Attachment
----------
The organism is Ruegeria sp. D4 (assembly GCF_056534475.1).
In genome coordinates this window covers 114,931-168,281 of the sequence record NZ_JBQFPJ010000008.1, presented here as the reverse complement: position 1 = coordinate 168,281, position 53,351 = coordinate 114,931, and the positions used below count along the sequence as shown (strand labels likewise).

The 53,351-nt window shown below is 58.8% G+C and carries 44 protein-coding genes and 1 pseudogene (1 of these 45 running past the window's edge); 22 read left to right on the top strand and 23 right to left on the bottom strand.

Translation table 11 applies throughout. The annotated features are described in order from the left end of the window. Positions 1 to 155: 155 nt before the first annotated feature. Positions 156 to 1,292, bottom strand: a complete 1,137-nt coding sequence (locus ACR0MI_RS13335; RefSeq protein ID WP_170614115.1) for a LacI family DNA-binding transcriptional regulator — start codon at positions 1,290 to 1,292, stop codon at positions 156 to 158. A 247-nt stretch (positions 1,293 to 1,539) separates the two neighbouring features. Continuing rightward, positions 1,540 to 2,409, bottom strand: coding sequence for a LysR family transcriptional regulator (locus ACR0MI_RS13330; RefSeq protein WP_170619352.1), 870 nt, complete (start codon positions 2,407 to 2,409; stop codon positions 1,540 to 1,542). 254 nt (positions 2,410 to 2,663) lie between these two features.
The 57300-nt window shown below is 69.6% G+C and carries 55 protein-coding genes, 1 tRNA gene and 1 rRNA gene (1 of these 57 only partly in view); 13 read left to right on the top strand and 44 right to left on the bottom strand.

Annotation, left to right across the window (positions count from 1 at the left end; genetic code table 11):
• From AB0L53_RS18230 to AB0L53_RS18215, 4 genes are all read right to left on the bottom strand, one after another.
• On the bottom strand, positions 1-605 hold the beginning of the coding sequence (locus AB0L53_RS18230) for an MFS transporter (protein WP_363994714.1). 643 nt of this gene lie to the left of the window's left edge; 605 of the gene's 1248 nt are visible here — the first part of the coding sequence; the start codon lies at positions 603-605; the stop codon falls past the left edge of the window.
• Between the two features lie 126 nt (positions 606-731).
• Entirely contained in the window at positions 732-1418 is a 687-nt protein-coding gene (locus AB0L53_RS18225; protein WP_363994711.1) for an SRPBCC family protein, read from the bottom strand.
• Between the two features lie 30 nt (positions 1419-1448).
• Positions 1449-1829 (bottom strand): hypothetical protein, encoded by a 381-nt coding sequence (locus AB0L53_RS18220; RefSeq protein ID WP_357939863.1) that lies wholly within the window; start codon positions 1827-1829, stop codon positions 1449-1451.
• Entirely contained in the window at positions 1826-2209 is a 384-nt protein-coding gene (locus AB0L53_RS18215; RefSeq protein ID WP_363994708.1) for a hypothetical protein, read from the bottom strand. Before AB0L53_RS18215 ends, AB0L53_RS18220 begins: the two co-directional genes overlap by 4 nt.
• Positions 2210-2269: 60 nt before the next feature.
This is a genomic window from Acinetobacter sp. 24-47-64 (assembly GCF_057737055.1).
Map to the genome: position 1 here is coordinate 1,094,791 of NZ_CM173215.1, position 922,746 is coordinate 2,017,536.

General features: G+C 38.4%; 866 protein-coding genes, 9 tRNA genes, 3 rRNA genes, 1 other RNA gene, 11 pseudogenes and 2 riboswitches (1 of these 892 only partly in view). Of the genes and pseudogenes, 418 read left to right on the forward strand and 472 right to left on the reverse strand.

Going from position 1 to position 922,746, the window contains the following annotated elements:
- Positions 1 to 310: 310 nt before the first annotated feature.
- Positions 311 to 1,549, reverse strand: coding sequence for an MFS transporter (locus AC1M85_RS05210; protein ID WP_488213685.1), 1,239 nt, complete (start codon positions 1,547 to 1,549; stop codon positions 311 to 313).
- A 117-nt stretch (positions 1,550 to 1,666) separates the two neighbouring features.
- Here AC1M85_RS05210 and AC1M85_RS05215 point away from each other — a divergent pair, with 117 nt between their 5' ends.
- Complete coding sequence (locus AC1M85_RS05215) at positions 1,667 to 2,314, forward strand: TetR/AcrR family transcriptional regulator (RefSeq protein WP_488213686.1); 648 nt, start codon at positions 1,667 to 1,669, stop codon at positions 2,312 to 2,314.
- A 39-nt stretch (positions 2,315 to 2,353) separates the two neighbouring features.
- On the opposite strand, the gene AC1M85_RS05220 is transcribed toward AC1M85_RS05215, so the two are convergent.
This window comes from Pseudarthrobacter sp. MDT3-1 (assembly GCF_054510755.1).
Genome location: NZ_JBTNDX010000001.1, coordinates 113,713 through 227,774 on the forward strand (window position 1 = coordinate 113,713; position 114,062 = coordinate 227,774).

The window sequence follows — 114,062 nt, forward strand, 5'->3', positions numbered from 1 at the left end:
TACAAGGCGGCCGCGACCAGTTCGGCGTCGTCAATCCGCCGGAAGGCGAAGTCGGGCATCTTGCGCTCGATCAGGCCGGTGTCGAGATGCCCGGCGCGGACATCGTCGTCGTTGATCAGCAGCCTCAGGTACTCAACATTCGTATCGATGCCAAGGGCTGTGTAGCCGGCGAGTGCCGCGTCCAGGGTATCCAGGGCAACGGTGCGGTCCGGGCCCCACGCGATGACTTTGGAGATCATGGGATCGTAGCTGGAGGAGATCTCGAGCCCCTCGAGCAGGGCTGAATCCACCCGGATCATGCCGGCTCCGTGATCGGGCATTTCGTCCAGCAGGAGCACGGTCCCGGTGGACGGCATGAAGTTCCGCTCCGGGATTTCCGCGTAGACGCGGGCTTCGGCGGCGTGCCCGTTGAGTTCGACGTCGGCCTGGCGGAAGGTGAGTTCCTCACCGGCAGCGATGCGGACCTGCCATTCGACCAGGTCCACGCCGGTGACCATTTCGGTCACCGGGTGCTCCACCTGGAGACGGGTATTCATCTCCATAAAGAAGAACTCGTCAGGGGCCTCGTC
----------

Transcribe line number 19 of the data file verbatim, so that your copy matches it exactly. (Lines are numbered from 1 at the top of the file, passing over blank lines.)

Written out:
- Positions 1 to 310: 310 nt before the first annotated feature.